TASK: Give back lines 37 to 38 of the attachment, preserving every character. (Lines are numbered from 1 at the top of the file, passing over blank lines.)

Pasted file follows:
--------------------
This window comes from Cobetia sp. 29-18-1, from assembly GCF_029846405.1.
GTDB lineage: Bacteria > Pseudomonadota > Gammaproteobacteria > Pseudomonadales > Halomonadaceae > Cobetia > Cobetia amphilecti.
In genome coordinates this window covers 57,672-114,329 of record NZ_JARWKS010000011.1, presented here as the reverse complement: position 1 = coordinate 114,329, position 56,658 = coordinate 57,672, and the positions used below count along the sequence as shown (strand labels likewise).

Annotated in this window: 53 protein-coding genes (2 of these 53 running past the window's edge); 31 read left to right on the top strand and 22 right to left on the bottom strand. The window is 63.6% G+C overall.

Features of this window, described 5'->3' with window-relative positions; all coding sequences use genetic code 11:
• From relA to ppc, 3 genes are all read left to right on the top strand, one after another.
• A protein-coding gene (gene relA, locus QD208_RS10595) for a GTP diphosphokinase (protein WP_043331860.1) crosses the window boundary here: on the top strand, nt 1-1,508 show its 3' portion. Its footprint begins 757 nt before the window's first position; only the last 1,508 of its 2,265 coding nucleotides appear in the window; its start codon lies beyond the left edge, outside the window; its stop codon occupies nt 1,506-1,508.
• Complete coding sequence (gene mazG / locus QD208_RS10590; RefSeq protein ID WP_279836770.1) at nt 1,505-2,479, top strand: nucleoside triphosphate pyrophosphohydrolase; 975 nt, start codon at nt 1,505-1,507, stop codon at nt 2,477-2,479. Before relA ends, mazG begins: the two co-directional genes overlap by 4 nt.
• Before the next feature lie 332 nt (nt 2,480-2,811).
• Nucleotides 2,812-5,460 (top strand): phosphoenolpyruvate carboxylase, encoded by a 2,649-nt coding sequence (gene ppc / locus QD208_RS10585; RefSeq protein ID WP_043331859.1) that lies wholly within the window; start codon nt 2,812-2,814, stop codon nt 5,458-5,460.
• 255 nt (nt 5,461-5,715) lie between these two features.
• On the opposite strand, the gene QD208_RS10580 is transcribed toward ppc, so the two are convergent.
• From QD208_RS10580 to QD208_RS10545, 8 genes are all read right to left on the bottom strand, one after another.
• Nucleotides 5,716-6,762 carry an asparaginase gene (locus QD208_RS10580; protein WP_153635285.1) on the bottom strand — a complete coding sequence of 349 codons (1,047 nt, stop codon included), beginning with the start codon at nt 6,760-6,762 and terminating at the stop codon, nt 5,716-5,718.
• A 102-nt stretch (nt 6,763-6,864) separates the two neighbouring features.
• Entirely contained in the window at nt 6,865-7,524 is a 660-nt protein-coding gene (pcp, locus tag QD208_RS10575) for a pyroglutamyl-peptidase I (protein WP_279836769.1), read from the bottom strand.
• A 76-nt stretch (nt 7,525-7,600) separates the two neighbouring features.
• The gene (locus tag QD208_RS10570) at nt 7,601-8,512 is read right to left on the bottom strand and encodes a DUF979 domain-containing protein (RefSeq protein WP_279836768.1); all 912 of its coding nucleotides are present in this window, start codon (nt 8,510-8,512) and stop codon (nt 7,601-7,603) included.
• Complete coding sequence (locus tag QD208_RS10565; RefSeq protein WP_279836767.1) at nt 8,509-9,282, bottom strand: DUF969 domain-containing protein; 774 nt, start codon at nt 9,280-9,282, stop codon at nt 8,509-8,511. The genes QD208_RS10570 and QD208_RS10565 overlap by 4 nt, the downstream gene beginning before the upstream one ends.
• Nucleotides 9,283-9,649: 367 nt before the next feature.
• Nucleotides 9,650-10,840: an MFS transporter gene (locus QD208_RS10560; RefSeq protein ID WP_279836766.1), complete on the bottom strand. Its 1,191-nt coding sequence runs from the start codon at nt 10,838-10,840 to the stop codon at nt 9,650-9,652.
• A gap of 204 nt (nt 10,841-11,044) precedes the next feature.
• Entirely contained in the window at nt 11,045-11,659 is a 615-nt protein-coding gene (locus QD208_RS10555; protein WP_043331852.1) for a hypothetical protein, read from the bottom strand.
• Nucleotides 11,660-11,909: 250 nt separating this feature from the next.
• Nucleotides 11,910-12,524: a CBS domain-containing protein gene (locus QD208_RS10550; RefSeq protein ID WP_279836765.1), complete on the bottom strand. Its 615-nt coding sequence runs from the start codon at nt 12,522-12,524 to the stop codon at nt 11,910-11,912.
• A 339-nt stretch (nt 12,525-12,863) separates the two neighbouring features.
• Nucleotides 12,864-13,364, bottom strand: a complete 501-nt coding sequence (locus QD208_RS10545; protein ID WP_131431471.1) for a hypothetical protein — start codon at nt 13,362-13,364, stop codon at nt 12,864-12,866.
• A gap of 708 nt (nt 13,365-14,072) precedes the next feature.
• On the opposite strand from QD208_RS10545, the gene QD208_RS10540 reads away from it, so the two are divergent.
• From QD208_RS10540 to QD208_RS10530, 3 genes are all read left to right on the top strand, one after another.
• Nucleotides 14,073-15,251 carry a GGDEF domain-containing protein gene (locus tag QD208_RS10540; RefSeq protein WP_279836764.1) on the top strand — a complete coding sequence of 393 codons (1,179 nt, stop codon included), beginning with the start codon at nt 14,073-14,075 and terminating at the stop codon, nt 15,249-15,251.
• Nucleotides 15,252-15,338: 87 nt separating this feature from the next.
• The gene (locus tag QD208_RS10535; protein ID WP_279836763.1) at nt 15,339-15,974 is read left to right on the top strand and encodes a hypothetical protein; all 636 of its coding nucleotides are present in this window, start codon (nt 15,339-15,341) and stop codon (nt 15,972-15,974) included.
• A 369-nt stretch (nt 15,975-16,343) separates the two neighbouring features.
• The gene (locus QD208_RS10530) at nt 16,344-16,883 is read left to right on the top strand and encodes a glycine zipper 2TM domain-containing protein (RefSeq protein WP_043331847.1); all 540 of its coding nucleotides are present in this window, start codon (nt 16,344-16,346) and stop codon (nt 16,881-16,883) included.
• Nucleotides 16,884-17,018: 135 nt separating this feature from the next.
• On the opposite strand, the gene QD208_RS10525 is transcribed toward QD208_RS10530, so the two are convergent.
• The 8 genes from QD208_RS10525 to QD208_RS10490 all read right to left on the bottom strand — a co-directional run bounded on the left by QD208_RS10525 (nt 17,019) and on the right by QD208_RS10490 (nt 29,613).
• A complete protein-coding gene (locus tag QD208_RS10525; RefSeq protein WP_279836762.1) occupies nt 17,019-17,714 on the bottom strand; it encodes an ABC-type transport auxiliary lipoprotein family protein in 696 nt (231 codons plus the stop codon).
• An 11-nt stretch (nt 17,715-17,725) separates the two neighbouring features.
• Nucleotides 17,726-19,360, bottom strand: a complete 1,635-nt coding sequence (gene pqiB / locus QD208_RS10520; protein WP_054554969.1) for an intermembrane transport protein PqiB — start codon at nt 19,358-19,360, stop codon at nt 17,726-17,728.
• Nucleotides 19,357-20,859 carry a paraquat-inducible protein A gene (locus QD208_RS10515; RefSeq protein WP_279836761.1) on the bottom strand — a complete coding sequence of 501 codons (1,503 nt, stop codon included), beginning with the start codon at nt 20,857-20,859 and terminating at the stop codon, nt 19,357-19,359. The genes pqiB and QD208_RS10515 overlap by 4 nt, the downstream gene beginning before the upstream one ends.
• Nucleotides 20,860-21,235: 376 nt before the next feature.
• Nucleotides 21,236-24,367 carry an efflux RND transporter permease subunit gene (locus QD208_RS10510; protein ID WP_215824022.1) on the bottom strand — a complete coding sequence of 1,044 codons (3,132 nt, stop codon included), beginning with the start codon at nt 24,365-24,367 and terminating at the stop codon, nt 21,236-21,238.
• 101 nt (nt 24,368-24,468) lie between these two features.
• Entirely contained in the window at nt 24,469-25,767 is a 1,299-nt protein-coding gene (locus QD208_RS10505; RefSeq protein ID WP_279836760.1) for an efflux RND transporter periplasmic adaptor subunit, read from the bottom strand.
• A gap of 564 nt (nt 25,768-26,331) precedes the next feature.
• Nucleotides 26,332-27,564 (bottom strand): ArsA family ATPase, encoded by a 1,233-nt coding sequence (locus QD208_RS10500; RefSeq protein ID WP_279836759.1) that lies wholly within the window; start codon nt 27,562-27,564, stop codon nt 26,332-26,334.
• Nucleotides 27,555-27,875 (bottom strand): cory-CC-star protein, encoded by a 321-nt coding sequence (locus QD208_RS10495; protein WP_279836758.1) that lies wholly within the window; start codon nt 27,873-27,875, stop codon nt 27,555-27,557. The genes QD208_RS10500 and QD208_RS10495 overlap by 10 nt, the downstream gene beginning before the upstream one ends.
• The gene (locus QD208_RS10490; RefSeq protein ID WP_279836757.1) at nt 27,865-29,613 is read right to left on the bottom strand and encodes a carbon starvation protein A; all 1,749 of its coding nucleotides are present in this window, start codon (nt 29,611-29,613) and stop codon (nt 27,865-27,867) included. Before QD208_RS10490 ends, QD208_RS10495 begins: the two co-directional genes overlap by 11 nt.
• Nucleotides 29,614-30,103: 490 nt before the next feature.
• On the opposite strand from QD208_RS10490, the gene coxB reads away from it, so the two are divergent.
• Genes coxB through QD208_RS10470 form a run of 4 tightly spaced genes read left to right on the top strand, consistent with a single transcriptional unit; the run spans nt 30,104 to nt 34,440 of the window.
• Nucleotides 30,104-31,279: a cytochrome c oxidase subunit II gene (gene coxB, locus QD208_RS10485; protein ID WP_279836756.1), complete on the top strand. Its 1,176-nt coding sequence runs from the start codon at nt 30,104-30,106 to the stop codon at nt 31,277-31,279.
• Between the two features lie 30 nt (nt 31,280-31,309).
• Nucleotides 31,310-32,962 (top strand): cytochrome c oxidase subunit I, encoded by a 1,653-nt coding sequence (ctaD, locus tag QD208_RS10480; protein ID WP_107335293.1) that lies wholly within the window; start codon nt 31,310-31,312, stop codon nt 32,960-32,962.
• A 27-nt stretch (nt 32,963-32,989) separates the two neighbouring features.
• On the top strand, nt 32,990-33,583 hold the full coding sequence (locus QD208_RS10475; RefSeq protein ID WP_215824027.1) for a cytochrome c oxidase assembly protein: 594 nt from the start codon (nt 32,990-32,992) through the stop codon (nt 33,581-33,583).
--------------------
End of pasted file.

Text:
• On the opposite strand, the gene QD208_RS10525 is transcribed toward QD208_RS10530, so the two are convergent.
• The 8 genes from QD208_RS10525 to QD208_RS10490 all read right to left on the bottom strand — a co-directional run bounded on the left by QD208_RS10525 (nt 17,019) and on the right by QD208_RS10490 (nt 29,613).